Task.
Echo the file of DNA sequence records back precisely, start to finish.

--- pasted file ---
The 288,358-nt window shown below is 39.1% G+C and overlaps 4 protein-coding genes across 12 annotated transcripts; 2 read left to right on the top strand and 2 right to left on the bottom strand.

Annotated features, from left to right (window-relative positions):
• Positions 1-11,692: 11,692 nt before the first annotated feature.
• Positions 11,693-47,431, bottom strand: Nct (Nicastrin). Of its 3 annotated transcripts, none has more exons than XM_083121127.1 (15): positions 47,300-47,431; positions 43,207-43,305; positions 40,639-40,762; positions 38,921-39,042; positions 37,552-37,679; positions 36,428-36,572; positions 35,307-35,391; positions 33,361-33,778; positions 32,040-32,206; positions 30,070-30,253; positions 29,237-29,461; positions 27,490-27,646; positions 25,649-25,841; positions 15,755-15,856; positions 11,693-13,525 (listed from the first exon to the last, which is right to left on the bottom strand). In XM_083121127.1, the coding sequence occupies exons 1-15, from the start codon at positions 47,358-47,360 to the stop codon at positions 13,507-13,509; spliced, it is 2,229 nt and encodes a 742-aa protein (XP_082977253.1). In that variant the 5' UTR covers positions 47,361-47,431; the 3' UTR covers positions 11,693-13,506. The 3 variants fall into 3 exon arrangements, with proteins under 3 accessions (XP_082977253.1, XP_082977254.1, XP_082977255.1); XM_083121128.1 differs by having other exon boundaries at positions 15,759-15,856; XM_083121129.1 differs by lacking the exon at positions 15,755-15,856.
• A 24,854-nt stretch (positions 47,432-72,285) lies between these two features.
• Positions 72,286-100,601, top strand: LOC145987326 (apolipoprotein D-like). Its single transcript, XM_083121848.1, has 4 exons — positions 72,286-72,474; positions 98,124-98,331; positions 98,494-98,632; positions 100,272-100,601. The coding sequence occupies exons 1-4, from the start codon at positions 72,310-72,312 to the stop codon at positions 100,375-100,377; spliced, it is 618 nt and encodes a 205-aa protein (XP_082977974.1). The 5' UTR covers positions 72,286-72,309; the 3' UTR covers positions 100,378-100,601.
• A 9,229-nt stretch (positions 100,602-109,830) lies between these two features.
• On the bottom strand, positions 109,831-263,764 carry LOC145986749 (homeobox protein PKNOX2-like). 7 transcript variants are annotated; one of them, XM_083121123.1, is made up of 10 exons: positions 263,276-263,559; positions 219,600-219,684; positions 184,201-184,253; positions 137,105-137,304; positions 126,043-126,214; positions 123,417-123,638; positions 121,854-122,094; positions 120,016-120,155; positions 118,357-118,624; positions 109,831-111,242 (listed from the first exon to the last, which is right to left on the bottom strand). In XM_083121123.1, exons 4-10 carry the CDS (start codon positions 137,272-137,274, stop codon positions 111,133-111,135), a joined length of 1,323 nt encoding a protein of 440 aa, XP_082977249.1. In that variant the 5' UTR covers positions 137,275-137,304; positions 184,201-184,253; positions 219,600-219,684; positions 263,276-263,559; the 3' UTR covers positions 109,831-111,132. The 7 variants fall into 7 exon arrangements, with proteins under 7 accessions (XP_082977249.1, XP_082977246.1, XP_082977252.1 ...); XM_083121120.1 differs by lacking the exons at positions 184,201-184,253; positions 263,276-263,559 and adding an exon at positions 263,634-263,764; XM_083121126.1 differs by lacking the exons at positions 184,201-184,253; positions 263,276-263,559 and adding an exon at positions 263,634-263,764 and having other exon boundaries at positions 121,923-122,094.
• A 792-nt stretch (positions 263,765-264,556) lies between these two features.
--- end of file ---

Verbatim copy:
The 288,358-nt window shown below is 39.1% G+C and overlaps 4 protein-coding genes across 12 annotated transcripts; 2 read left to right on the top strand and 2 right to left on the bottom strand.

Annotated features, from left to right (window-relative positions):
• Positions 1-11,692: 11,692 nt before the first annotated feature.
• Positions 11,693-47,431, bottom strand: Nct (Nicastrin). Of its 3 annotated transcripts, none has more exons than XM_083121127.1 (15): positions 47,300-47,431; positions 43,207-43,305; positions 40,639-40,762; positions 38,921-39,042; positions 37,552-37,679; positions 36,428-36,572; positions 35,307-35,391; positions 33,361-33,778; positions 32,040-32,206; positions 30,070-30,253; positions 29,237-29,461; positions 27,490-27,646; positions 25,649-25,841; positions 15,755-15,856; positions 11,693-13,525 (listed from the first exon to the last, which is right to left on the bottom strand). In XM_083121127.1, the coding sequence occupies exons 1-15, from the start codon at positions 47,358-47,360 to the stop codon at positions 13,507-13,509; spliced, it is 2,229 nt and encodes a 742-aa protein (XP_082977253.1). In that variant the 5' UTR covers positions 47,361-47,431; the 3' UTR covers positions 11,693-13,506. The 3 variants fall into 3 exon arrangements, with proteins under 3 accessions (XP_082977253.1, XP_082977254.1, XP_082977255.1); XM_083121128.1 differs by having other exon boundaries at positions 15,759-15,856; XM_083121129.1 differs by lacking the exon at positions 15,755-15,856.
• A 24,854-nt stretch (positions 47,432-72,285) lies between these two features.
• Positions 72,286-100,601, top strand: LOC145987326 (apolipoprotein D-like). Its single transcript, XM_083121848.1, has 4 exons — positions 72,286-72,474; positions 98,124-98,331; positions 98,494-98,632; positions 100,272-100,601. The coding sequence occupies exons 1-4, from the start codon at positions 72,310-72,312 to the stop codon at positions 100,375-100,377; spliced, it is 618 nt and encodes a 205-aa protein (XP_082977974.1). The 5' UTR covers positions 72,286-72,309; the 3' UTR covers positions 100,378-100,601.
• A 9,229-nt stretch (positions 100,602-109,830) lies between these two features.
• On the bottom strand, positions 109,831-263,764 carry LOC145986749 (homeobox protein PKNOX2-like). 7 transcript variants are annotated; one of them, XM_083121123.1, is made up of 10 exons: positions 263,276-263,559; positions 219,600-219,684; positions 184,201-184,253; positions 137,105-137,304; positions 126,043-126,214; positions 123,417-123,638; positions 121,854-122,094; positions 120,016-120,155; positions 118,357-118,624; positions 109,831-111,242 (listed from the first exon to the last, which is right to left on the bottom strand). In XM_083121123.1, exons 4-10 carry the CDS (start codon positions 137,272-137,274, stop codon positions 111,133-111,135), a joined length of 1,323 nt encoding a protein of 440 aa, XP_082977249.1. In that variant the 5' UTR covers positions 137,275-137,304; positions 184,201-184,253; positions 219,600-219,684; positions 263,276-263,559; the 3' UTR covers positions 109,831-111,132. The 7 variants fall into 7 exon arrangements, with proteins under 7 accessions (XP_082977249.1, XP_082977246.1, XP_082977252.1 ...); XM_083121120.1 differs by lacking the exons at positions 184,201-184,253; positions 263,276-263,559 and adding an exon at positions 263,634-263,764; XM_083121126.1 differs by lacking the exons at positions 184,201-184,253; positions 263,276-263,559 and adding an exon at positions 263,634-263,764 and having other exon boundaries at positions 121,923-122,094.
• A 792-nt stretch (positions 263,765-264,556) lies between these two features.